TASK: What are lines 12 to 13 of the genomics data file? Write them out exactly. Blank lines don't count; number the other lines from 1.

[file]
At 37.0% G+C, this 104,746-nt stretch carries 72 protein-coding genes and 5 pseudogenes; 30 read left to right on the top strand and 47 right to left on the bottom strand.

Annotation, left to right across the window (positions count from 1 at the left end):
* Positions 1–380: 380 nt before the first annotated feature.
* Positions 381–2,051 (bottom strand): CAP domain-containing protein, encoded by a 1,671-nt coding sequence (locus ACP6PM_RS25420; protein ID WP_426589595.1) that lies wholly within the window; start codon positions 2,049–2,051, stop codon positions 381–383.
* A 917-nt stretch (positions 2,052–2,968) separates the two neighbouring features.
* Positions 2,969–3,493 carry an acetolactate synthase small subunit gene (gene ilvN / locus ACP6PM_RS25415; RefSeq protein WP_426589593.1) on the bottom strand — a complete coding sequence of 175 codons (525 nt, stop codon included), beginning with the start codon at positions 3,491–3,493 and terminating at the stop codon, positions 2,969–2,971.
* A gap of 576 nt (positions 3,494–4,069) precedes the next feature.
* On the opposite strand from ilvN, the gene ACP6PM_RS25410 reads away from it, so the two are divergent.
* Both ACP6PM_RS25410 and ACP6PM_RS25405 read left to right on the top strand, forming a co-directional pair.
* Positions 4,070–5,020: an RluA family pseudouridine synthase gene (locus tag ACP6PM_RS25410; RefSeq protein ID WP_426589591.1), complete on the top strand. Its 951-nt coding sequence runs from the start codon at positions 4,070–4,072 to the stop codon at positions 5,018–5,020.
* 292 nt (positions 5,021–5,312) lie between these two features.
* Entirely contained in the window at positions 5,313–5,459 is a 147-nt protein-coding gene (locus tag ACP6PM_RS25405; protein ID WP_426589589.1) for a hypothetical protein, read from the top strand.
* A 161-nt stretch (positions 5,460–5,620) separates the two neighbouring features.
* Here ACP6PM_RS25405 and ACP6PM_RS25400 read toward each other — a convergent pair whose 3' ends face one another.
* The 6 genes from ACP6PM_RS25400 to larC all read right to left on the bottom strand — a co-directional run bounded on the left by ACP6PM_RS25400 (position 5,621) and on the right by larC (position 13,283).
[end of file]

* Entirely contained in the window at positions 5,313–5,459 is a 147-nt protein-coding gene (locus tag ACP6PM_RS25405; protein ID WP_426589589.1) for a hypothetical protein, read from the top strand.
* A 161-nt stretch (positions 5,460–5,620) separates the two neighbouring features.